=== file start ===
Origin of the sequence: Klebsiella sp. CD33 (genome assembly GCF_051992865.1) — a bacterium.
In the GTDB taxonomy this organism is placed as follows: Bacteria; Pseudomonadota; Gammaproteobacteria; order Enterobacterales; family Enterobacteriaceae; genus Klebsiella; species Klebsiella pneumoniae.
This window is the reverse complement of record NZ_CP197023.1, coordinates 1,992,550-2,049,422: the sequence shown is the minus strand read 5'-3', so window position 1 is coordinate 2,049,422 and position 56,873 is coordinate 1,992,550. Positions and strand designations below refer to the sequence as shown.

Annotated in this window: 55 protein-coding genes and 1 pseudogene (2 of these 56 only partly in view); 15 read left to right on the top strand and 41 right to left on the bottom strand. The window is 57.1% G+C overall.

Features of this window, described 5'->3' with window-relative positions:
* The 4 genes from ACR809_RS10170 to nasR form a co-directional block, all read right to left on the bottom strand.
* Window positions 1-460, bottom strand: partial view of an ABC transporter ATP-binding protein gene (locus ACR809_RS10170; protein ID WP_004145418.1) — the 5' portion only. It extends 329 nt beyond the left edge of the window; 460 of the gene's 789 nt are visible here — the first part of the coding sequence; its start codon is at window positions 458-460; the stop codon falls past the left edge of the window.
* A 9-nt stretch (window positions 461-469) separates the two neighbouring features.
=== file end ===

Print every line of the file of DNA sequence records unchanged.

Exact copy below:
Origin of the sequence: Klebsiella sp. CD33 (genome assembly GCF_051992865.1) — a bacterium.
In the GTDB taxonomy this organism is placed as follows: Bacteria; Pseudomonadota; Gammaproteobacteria; order Enterobacterales; family Enterobacteriaceae; genus Klebsiella; species Klebsiella pneumoniae.
This window is the reverse complement of record NZ_CP197023.1, coordinates 1,992,550-2,049,422: the sequence shown is the minus strand read 5'-3', so window position 1 is coordinate 2,049,422 and position 56,873 is coordinate 1,992,550. Positions and strand designations below refer to the sequence as shown.

Annotated in this window: 55 protein-coding genes and 1 pseudogene (2 of these 56 only partly in view); 15 read left to right on the top strand and 41 right to left on the bottom strand. The window is 57.1% G+C overall.

Features of this window, described 5'->3' with window-relative positions:
* The 4 genes from ACR809_RS10170 to nasR form a co-directional block, all read right to left on the bottom strand.
* Window positions 1-460, bottom strand: partial view of an ABC transporter ATP-binding protein gene (locus ACR809_RS10170; protein ID WP_004145418.1) — the 5' portion only. It extends 329 nt beyond the left edge of the window; 460 of the gene's 789 nt are visible here — the first part of the coding sequence; its start codon is at window positions 458-460; the stop codon falls past the left edge of the window.
* A 9-nt stretch (window positions 461-469) separates the two neighbouring features.